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Sen. Marco Rubio Won’t Vote for His Own Immigration Bill?

Sen. Marco Rubio, R-Fla., said he would not vote for the Gang of Eight's immigration bill, which he coauthored, unless changes are made.

Rubio explained in a Tuesday night interview with Hugh Hewitt that the bill will never become law if it does not ensure illegal immigration will stop.

Rubio has said again and again that the immigration bill will not get the votes it needs to pass the Senate.

“And that’s a fact," he said. "And the reason why is because while there’s a group, well, the majority of our colleagues are prepared to do immigration reform, they’re only prepared to do it if we ensure that this illegal immigration problem never happens again.”

Earlier on Tuesday, he told Fox News the bill didn’t have the 60 votes required. 

“And so there’s a handful of Democrats, and a sizeable number of Republicans that are saying to us we’re prepared to do immigration reform, but we have to make sure there isn’t another wave of illegal immigration,” he continued. “So for those who want immigration reform, the task is very simple: Let’s strengthen the border security parts of this bill so that they’re stronger, so that they don’t give overwhelming discretion to the Department of Homeland Security. And I think if we can do that, then you’re going to be able to get something done. But if you can’t, it’s not going to happen.”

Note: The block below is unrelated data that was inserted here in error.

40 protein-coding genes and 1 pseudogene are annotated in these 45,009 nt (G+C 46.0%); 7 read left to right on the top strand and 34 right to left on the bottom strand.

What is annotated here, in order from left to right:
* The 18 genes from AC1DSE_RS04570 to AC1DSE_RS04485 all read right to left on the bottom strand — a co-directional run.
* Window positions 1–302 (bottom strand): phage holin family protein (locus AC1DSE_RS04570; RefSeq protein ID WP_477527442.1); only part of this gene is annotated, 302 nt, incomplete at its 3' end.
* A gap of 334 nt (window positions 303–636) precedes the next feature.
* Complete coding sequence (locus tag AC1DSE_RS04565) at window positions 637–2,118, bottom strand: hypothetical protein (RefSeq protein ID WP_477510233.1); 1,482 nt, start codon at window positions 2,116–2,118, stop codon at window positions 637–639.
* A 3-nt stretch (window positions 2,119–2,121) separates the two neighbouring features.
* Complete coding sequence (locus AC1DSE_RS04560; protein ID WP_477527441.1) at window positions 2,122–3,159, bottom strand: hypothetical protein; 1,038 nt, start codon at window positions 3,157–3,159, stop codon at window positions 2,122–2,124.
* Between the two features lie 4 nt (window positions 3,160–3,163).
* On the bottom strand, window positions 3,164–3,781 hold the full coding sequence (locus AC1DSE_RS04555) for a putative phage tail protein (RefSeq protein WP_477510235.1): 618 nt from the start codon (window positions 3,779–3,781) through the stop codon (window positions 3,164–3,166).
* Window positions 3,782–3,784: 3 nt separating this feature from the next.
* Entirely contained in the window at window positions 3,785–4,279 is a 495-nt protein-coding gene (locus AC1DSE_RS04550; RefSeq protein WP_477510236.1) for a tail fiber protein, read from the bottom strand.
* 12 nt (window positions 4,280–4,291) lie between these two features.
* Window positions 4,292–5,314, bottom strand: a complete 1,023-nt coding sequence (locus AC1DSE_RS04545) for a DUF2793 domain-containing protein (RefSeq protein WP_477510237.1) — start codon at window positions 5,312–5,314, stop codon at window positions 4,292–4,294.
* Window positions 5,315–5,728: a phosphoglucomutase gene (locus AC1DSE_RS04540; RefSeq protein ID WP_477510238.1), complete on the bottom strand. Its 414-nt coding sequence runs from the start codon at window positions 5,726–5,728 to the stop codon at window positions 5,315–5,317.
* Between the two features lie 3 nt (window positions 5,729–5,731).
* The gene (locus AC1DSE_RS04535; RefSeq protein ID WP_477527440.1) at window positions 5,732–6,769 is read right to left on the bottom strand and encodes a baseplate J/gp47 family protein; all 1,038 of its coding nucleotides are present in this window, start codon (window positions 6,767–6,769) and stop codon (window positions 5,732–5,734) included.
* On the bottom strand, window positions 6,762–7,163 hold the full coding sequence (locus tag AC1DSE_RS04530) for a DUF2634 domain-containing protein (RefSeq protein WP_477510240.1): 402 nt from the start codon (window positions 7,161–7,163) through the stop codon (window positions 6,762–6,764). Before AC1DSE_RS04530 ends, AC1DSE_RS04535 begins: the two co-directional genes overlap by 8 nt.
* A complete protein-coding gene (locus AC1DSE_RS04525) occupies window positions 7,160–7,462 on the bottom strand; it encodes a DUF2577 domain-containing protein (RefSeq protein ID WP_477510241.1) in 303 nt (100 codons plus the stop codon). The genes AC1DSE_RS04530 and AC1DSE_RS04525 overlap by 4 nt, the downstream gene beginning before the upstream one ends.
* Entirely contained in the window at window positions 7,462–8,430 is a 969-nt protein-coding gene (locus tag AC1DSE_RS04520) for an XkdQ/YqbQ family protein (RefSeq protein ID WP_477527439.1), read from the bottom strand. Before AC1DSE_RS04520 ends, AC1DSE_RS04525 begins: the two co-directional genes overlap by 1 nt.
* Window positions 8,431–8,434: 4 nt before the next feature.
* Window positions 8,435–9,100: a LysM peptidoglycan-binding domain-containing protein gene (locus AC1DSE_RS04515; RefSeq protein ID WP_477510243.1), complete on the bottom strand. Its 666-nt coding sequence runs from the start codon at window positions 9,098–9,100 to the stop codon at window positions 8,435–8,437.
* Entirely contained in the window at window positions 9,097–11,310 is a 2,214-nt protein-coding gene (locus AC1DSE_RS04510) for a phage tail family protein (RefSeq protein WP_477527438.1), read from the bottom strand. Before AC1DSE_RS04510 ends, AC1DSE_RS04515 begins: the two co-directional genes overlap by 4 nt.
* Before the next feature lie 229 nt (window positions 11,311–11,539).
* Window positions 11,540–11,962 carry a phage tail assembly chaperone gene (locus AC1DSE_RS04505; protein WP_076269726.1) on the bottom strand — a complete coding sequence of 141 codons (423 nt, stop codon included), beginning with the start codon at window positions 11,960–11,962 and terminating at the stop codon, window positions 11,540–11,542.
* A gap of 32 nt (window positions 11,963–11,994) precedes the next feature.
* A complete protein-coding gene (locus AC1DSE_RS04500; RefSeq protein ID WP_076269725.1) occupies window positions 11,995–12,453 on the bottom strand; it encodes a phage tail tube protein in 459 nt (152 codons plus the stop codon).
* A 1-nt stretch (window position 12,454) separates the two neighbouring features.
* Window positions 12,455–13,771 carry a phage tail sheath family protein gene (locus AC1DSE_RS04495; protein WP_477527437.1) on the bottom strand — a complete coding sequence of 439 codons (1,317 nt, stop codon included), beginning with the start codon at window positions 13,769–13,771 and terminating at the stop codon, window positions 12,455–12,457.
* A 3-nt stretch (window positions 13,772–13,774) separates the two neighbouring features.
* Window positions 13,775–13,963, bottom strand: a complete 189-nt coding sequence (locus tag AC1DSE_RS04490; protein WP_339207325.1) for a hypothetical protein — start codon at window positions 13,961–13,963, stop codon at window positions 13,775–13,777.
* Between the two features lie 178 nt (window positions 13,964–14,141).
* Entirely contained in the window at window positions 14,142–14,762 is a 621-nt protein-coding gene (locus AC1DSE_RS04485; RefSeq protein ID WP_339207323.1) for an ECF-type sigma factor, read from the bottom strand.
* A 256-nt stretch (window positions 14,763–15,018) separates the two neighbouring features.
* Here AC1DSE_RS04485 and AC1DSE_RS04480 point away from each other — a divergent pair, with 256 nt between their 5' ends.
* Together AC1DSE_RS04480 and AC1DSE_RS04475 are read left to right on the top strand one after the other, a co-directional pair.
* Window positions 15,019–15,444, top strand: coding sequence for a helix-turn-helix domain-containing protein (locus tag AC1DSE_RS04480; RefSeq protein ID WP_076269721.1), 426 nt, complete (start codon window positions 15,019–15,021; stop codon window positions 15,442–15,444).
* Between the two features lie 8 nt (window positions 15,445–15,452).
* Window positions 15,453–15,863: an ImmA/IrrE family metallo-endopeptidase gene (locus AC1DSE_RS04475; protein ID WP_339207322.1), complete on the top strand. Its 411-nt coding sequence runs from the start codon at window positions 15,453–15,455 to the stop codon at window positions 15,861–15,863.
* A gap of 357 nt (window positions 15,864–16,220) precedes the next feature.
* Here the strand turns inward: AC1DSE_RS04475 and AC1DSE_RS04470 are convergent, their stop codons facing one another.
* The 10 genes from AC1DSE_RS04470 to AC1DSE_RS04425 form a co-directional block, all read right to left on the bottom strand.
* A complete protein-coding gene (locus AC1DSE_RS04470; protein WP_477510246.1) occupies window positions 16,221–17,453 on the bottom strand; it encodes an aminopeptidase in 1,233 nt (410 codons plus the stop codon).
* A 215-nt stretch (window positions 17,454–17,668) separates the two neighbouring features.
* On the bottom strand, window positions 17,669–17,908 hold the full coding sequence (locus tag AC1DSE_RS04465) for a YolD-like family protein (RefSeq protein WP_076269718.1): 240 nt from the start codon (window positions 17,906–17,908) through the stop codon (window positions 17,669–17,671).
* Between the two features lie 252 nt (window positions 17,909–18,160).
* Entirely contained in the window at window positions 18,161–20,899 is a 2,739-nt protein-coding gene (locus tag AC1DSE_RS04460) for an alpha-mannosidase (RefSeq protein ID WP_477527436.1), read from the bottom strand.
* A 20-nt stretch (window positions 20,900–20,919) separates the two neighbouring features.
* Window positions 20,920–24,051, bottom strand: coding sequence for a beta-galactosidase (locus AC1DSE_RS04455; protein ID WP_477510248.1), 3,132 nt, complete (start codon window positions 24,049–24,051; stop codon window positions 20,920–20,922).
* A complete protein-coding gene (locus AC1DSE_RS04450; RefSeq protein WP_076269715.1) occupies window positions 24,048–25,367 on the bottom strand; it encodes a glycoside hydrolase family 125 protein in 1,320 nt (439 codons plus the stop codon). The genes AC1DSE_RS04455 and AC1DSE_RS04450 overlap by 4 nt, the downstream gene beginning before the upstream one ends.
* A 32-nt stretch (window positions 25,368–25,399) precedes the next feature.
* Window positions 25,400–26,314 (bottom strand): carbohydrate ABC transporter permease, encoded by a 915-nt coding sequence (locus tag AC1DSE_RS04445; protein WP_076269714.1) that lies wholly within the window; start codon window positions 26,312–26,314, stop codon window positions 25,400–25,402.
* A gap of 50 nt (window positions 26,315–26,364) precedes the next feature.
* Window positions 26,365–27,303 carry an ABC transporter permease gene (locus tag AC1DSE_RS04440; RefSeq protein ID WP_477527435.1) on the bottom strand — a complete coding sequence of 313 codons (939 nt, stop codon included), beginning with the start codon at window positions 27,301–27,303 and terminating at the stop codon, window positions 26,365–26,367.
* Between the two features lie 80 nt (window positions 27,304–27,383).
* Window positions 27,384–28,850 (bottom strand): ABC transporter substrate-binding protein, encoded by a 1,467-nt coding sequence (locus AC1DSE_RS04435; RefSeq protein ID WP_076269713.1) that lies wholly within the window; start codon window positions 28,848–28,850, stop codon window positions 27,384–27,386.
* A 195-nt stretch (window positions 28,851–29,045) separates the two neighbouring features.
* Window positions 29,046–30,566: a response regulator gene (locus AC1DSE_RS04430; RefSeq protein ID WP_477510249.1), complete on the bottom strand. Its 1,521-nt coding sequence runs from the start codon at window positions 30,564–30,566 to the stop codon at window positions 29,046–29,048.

Rubio said there is no reason for him to vote for a losing bill, and thus he would not vote for it in its current form.

“So the answer is no. If they don’t pass, then we’ve got to keep working to ensure that we get to a bill that can become a law. We’re not interested in passing a Senate bill. We’re interested in passing a law that reforms a broken legal immigration system, that begins to enforce the law and that deals with the 11 million people who are here illegally.”

He didn’t say he disagreed with anything currently in the bill, but repeatedly expressed concern that a “wave” of illegal immigration could still be in the nation’s future.

“And that’s the goal of this endeavor,” he said. “And so if those amendments fail, we’ve got to go back to the drawing board and keep working until we can figure out one that will pass. But I don’t understand why anyone would be against it, as such. I don’t think there is a good reason to be against strengthening border security for our country.”

Sources: Daily Caller, Washington Examiner


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